Gas stations are so common nobody notices them. But in June a station opened at Bluffton and Ferguson roads that really does sell gas -- compressed natural gas, or CGO.
A competitor plans to open a similar CGO station down Bluffton Road later this year at the former site of the Pleasant Center Elementary School, and a variety of factors virtually guarantee even more will be built here and across the country in the years to come, officials of both companies agree.
"We have 17 (CNG) stations now and we're building 15 more," said Bill Renz, general manager of Wisconsin-based GAIN Clean Fuel, noting that the proximity of his station to one under construction by Fort Wayne's CNG Fuel Inc. is no coincidence: The General Mills distribution center and other nearby industries depend on the heavy trucks that previously relied on diesel fuels but can increasingly accommodate CNG -- which just happens to be plentiful in the NIPSCO pipeline that runs parallel to Bluffton Road. Interstates 469 and 69 are also nearby.
But it's technology and economics -- with a little environmentalism thrown in -- that have some experts predicting a 20 percent increase in the use of CNG within the next five to seven years.
The development of a heavy-duty truck CNG engine last year by Vancouver-based Cummins-Westport was a "game-changer," Renz said, because it allowed CNG-powered trucks to haul the heavy loads once monopolized by diesels. Although Renz concedes that a heavy-duty CNG truck can cost $60,000 more than a diesel counterpart, cost more to maintain and gets slightly lower mileage, the selling point is obvious:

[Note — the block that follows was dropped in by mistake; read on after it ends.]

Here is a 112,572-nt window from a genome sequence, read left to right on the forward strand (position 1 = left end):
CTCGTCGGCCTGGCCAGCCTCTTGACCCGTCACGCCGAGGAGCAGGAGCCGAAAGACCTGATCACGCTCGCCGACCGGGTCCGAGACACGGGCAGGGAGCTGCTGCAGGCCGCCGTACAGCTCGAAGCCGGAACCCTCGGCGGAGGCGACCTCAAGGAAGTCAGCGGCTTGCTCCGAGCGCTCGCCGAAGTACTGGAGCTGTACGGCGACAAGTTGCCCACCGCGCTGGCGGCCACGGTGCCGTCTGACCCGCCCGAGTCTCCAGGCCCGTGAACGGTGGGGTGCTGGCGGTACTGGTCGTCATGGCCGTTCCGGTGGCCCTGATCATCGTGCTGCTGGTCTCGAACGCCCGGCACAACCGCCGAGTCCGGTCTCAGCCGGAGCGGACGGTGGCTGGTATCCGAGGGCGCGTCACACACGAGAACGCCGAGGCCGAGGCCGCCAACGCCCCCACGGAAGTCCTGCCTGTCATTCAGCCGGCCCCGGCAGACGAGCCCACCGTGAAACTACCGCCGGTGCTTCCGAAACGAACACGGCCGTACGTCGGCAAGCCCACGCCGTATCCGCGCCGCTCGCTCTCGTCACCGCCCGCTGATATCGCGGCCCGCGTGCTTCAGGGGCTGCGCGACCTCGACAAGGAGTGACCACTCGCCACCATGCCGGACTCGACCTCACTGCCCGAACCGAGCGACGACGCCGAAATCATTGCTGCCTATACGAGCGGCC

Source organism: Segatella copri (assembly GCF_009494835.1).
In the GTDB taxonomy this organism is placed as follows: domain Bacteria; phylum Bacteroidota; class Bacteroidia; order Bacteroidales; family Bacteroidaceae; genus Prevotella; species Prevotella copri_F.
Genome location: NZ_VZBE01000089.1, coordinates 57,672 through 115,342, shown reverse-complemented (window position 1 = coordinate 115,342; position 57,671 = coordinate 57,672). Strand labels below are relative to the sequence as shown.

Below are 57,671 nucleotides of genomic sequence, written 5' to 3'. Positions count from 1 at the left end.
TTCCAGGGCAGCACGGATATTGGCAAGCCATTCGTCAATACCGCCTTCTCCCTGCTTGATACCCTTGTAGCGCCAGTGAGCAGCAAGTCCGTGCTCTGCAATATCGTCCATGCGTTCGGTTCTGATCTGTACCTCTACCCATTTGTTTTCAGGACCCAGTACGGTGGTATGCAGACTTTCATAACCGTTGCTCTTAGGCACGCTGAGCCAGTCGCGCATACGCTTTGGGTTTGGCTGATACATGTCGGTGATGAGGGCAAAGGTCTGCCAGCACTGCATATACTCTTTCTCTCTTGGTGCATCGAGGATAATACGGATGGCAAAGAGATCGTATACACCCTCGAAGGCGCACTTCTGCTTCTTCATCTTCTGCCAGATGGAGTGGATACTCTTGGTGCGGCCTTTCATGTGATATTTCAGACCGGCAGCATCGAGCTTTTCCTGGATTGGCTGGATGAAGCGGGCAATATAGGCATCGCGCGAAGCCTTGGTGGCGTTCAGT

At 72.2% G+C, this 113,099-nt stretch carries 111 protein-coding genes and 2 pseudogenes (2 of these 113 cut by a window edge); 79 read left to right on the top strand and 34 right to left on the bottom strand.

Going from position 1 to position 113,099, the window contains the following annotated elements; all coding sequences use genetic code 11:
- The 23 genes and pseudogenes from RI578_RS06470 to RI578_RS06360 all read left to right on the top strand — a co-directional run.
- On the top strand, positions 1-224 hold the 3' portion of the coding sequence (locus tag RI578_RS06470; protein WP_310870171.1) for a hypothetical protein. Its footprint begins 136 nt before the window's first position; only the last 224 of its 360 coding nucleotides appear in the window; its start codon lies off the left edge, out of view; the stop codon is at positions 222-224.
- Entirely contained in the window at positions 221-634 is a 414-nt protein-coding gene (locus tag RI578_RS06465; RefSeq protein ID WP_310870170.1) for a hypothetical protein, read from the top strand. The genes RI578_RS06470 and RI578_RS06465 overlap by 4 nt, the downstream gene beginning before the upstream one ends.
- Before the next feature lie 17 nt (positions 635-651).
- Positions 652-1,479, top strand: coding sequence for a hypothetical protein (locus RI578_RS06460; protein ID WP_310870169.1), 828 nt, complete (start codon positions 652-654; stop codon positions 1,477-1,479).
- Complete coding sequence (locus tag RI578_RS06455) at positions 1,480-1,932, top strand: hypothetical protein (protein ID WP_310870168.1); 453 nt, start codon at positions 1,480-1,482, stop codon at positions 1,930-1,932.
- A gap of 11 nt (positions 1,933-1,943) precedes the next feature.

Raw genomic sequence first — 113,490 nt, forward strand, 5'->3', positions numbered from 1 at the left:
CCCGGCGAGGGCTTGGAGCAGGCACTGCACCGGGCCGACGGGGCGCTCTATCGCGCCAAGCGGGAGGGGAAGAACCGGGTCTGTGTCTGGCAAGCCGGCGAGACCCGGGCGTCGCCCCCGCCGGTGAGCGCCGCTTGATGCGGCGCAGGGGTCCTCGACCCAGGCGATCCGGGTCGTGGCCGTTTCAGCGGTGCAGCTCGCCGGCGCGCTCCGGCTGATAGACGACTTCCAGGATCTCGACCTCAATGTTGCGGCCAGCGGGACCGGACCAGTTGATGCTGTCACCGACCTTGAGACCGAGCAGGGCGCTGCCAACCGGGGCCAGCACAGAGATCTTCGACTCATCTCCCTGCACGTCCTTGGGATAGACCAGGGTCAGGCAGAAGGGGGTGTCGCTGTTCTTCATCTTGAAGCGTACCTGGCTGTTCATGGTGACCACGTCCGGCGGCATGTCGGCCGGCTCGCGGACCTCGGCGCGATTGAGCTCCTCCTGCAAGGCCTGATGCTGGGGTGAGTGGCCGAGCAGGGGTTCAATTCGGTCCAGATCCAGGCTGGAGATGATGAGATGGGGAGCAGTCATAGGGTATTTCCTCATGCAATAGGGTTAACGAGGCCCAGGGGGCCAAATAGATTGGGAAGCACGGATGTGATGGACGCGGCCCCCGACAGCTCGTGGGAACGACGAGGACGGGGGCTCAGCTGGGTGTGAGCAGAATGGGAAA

CNG costs about $2 less per gallon than diesel fuel -- and produces none of those evil "greenhouse" gases.
For those reasons, CNG Fuels General Manager Kris Kyler said, General Mills wants its distributors to use CNG. In fact, the company recently signed a deal with Dart Transit Co. to ship its good using 16 CNG tractors. GAIN has a contract to provide fuel to Dart, Renz said, which will help recoup its $1.5 million investment in the Bluffton Road facility, which is adjacent to a traditional gas station/convenience store.
That's important, Renz said, because although his station is self-serve, some trucks also can accommodate traditional fuels and their drivers may want to buy a drink, a snack or use the bathroom.
CNG Fuel owner and well-known Fort Wayne businessman Bruce Dye is using a slightly different business model. His store will be stand-alone and unattended, and currently has no contract fuel to large fleets. But Dye, who opened his first station in Lafayette last year and hopes to have seven by the end of the year, believes his total $10 million investment is worth the risk because of the growth potential and low overhead:
"They're unmanned, there's no inventory and, because you pay with credit card, there are no receivables," Dye said.
Because of the cost difference, it may be years -- if ever -- before CNG becomes a popular fuel in consumer vehicles. Even so, Dye and Renz said the nation's ample supply of natural gas -- aided by the sometimes-controversial "fracking" process -- should make the technology increasingly popular in large truckers that would no longer have to worry about price increases that may or may not result from worldwide competition for petroleum.
For now, though, it's the old chicken-or-egg thing. Which must come first? More CNG vehicles -- or the stations needed to fuel them? The local GM plant makes 400 trucks a day but has built just 261 gas-CNG trucks this year, spokeswoman Stephanie Jentgen said.
"But as we get more (CNG) stations, that could change," she said.
Perhaps it already is.